The Acts of the Democracies




USA and Panama

The USA invades Panama to capture Manuel Noriega, the former USA backed president whom they accuse of drug trafficking. Over 4000 Panamanians are killed in the operation with unknown numbers buried in mass graves or incinerated. Of the invaders, 23 Americans die. The USA, UK and France veto a United Nations resolution condemning the invasion.

During the invasion, residential areas are attacked by helicopters. A tank destroys a bus killing 26 people. Houses are burnt and buldozed. Over 15,000 people lose their homes. Troops shoot at ambulances killing many wounded. Access to the Red Cross is denied by the USA military.

The village of Pacora is sprayed with a gas that causes peoples' skin to burn and gives the villagers diarrhea.

Political offices, newspaper offices and radio stations are searched and looted; opposition and union leaders are detained. The office of the Panamanian publishing company ERSA (which owns three newspapers) are occupied by USA security forces who turn it over to a member of the ruling elite who had favoured USA intervention in Panama. The editor of the newspaper La Republica, which had opposed USA intervention and had reported casualty figures, is arrested by the USA military, held for six weeks and imprisoned without trial or charge.

Staff from the Embassy of Cuba are detained. Loud music is blared at the Embassy of the Vatican City after Noriega takes refuge there.

The residence of the ambassador of Nicaragua is ransacked by USA troops in violation of the Geneva Convention. The USA vetoes a United Nations resolution condemning the violation of diplomatic privilege; the UK abstains. This was not reported in the USA media.

Noriega is eventually arrested and imprisoned in the USA after having worked for the CIA since the early 1950s. He had spied on fellow students, instructors and officers at the Military Acadamy for the CIA and had monitored union activity against the USA company United Fruit. During the 1980s he had been receiving $ 200,000 per year from the USA for his activities.

The Panamanian military is put under the leadership of Colonel Eduardo Herrera Hassan. The USA newspaper, The New York Times writes that Hassan "most energetically shot, gassed, beat and tortured civilian protestors during the wave of demonstrations against Gereral Noriega that erupted [in Panama] in the summer of 1987" but is "a favorite of the American and diplomatic establishment here."

Money laundering and drug trafficking continues in the new regime with USA soldiers implicated.

The news agency, Associated Press, reports that the USA Congress passes a resolution (389-26) "commending [President George] Bush for his handling of the invasion and expressing sadness over the loss of 23 American lives".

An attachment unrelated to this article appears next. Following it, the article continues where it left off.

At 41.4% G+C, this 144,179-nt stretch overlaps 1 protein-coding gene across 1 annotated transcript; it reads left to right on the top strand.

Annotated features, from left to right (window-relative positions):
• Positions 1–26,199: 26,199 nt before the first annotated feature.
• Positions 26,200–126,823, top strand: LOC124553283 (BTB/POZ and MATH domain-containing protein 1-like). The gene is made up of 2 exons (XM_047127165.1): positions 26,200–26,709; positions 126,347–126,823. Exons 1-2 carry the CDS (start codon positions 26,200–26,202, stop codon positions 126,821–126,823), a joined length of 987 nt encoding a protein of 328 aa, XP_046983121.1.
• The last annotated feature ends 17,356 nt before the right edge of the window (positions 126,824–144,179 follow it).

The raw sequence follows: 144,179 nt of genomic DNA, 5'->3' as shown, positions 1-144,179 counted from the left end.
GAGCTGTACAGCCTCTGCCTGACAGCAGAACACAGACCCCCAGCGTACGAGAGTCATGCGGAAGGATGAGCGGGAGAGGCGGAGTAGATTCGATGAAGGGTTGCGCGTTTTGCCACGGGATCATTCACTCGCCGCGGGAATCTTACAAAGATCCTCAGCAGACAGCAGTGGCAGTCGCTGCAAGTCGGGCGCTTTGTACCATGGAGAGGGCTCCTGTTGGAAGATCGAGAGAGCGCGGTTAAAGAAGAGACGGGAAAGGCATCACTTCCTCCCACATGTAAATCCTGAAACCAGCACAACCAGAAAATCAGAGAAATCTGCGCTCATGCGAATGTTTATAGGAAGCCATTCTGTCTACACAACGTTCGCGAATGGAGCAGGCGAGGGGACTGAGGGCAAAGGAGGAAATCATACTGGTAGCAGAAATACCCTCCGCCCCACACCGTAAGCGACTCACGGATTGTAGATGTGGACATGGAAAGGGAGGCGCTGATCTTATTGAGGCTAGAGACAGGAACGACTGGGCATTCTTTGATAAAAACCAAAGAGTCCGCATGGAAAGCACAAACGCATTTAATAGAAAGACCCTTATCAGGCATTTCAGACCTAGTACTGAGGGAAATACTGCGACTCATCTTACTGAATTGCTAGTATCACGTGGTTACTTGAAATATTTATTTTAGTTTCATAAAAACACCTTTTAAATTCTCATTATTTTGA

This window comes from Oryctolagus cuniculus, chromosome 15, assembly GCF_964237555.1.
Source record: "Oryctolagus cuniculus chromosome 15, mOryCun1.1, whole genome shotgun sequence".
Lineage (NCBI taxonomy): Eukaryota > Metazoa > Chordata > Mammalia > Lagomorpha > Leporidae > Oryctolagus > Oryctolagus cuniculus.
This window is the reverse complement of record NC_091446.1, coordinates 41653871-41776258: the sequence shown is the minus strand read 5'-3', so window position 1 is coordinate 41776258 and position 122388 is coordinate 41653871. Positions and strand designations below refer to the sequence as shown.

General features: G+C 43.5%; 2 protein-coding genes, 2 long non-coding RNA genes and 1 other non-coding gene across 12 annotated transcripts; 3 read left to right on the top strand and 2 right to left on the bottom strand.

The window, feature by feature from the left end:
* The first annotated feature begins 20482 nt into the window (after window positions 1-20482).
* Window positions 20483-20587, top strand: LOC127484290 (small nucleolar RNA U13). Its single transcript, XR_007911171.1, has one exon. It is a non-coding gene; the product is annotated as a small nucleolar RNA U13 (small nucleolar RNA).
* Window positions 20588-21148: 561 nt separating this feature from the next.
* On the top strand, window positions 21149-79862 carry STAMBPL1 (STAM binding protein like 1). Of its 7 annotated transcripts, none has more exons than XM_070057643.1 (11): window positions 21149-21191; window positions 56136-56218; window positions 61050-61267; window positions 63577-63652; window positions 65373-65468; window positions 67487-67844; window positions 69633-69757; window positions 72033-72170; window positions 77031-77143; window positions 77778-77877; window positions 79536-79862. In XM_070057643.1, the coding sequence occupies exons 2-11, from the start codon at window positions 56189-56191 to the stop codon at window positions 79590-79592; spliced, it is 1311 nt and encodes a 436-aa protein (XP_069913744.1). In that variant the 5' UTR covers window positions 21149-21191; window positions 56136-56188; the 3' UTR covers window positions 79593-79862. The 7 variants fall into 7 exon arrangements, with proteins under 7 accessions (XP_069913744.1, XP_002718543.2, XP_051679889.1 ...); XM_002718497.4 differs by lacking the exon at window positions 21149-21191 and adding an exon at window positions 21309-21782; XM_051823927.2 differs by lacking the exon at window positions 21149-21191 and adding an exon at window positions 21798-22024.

Little mention is made of Panama's civilian casualties in the USA media and no compensation has ever been paid to the thousands of homeless living in refugee camps. The poor neighbourhood of El Chorillo, flattened by the USA action, is to be redeveloped into a posh area as business opponents of Noriega had long desired.

All foreign media is banned by the USA during the invasion.

The USA president, George Bush, is asked if the capture of Noriega was worth the death toll: "I have to answer, yes, it has been worth it".

The USA author Noam Chomsky later writes:

"A few weeks after the fall of the Berlin Wall, the USA invaded Panama, killing hundreds or thousands of people, vetoing two [United Nations] Security Council resolutions, and kidnapping a thug who was jailed in the USA for crimes that he had mostly committed while on the CIA payroll before committing the only one that mattered: disobedience. The pattern of events was familiar enough, but there were some differences. One was pointed out by Elliott Abrams, who pleaded guilty to crimes committed when he was a State Department official during the Reagan years, and has now been appointed Human Rights specialist at the [USA] National Security Council. At the time of the invasion, he commented, astutely, that for the first time in many years the USA could resort to force with no concern about Russian reactions. There were also new pretexts: the intervention was in defense against Hispanic narcotraffickers, not the Russians who were mobilizing in Managua, two days march from Harlingen, Texas."

Elliot Abrams observed that "[USA President] Bush probably is going to be increasingly willing to use force [now that] developments in Moscow have lessened the prospect for a small operation to escalate into a superpower conflict".

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